Senior's COVID semesters

Graduating seniors in Texas A&M's class of 2021 reflect on their time spent at the university and the impact of COVID-19 on the last year of their college experience. 

As spring graduation approaches, many members of the Class of 2021 are reflecting on how COVID-19 restrictions and online learning have pervaded the last year of their college experience.

Texas A&M’s spring commencement ceremonies will take place over the course of several days to ensure social distancing. Many seniors also saw modified versions of other campus traditions that graduating Aggies have participated in for decades, such as the last home football game and Elephant Walk.

Public health senior Anais Guitierrez said despite COVID-19, all four of her years at A&M have lived up to her expectations.

“I have gotten to meet so many wonderful people that I will take with me as I move onto the next phase of my life,” Guitierrez said. “But COVID[-19] brought a sense of chaos and uncertainty for our remaining year.”

Despite having to miss out on a number of traditions, Guitierrez said her COVID-19 semesters at A&M taught her how to cherish her past college experiences and to not take normalcy for granted.

“I wish that our last year at A&M could have been normal in terms of attending events and not having to distance from friends,” Guitierrez said. “I wish I could have experienced Kyle Field at full capacity during football games and go to my organization’s formals for the last time.”

Psychology senior Maggie Hoffman said adjusting to online courses was difficult because she was accustomed to attending classes in person for over two years.

“It took a while for me to figure out how to continue to have the college experience while I had to stay home. It was a big change being COVID[-19] cautious,” Hoffman said. “But now that I have a more flexible schedule, I’ve had time to prepare for graduation and my career outside of college.”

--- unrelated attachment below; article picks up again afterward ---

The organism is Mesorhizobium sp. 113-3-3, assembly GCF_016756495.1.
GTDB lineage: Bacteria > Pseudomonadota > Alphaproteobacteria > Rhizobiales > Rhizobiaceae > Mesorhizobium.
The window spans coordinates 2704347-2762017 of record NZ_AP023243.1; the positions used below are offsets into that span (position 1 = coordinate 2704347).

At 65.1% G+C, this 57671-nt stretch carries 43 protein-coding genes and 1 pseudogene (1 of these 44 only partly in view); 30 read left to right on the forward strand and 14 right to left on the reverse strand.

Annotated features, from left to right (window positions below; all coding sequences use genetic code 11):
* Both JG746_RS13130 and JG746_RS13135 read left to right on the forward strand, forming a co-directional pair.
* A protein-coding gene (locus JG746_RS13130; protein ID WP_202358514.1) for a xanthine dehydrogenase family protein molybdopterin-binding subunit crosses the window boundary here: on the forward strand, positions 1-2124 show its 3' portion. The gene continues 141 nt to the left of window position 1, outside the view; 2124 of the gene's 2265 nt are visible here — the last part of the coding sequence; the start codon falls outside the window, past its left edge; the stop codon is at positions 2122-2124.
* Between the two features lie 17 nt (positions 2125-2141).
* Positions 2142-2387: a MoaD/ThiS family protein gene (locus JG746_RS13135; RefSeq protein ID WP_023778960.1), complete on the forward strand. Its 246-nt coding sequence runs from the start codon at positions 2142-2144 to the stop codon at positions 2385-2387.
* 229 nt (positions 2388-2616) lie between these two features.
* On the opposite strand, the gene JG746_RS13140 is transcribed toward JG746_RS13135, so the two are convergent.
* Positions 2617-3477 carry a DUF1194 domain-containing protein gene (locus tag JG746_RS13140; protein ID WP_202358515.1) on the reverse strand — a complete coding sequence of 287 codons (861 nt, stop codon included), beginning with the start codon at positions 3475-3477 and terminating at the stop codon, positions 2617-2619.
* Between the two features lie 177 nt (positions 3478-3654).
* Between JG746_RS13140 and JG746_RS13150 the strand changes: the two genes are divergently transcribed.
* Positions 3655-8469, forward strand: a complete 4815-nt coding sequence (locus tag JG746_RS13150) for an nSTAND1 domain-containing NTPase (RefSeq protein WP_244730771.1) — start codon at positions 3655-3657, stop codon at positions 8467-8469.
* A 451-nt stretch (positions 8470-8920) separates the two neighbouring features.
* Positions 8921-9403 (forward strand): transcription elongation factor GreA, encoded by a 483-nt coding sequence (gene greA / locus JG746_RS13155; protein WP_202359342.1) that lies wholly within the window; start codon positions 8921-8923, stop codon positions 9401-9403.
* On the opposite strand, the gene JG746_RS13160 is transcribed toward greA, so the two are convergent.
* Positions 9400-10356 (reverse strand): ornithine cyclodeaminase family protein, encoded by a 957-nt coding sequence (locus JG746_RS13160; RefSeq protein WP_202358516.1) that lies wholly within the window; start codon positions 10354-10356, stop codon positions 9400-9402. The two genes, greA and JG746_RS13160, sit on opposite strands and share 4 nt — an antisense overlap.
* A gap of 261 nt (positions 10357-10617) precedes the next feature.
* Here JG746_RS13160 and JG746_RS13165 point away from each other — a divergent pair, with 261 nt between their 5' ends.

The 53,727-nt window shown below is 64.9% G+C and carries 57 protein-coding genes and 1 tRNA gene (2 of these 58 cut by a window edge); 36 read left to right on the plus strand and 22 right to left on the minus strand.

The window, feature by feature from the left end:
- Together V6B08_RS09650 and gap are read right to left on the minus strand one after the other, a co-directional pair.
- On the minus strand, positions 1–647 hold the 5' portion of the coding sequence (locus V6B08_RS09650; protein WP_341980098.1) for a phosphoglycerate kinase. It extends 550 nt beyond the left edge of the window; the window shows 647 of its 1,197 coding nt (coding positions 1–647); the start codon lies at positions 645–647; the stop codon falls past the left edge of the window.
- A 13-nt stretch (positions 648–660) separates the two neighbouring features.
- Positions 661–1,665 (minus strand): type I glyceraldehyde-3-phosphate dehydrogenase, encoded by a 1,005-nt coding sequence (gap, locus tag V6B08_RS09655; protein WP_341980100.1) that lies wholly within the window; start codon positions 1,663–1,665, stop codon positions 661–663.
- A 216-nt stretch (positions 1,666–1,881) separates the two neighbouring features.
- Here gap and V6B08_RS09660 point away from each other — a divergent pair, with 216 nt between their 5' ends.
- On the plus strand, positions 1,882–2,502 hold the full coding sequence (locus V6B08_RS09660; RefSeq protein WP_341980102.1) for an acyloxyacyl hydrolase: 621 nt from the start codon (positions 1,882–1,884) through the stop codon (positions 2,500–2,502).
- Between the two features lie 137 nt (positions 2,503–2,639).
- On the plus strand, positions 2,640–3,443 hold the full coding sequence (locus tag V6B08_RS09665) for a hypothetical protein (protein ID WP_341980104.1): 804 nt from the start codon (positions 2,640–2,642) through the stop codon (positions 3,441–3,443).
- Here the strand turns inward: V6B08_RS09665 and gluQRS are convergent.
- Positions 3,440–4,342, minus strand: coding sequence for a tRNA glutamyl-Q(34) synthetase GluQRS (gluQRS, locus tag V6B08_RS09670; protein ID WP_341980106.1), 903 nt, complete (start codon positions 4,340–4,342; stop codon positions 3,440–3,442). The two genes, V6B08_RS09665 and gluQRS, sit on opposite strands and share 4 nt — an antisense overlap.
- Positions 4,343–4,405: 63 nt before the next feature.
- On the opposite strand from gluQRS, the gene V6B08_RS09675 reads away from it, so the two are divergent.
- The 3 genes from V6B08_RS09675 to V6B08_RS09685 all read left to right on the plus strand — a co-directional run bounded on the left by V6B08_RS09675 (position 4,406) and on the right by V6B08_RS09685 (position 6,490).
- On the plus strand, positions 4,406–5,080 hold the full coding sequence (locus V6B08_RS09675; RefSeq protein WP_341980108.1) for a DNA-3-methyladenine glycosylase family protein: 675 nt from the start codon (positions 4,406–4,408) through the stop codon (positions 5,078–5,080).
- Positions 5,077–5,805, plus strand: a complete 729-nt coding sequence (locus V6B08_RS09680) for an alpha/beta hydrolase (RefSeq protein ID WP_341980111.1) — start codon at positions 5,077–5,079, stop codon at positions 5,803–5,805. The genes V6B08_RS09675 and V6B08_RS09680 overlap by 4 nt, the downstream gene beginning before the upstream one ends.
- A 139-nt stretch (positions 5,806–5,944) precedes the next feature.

Mechanical engineering senior Chiedu Nwaobi said he was satisfied with his college experience at A&M leading up to the pandemic.

“Until COVID[-19] hit last spring, I was involved in many different organizations and had plans to study or spend time with friends all the time. I met so many amazing people,” Nwaobi said. “A&M managed to exceed my expectations for college, even with the rough days.”

COVID-19 devastated the final stretch of college that many students begin dreaming about well before graduation, Nwaobi said.

“As a junior, you start making a mental list of what you want to do with your friends before you graduate because it hits you that you may never see them, even in a year,” Nwaobi said. “I had high, but still realistic, expectations set for my senior year and was excited to finish my junior year smoothly. Unfortunately, things did not go smoothly at all.”

Missing events that seniors traditionally experience was difficult to deal with, and Nwaobi said before COVID-19, he was greatly anticipating experiencing his “lasts” with loved ones in person.

“I wish I would have been able to have my Ring Day in person,” Nwaobi said. “I got my ring when COVID[-19] hit, so it was shipped home to me. Seniors didn’t experience things like last football and basketball games and Ring Day events in the typical fashion with friends and family. Especially at a school that values traditions more than almost anything, it just feels weird.”

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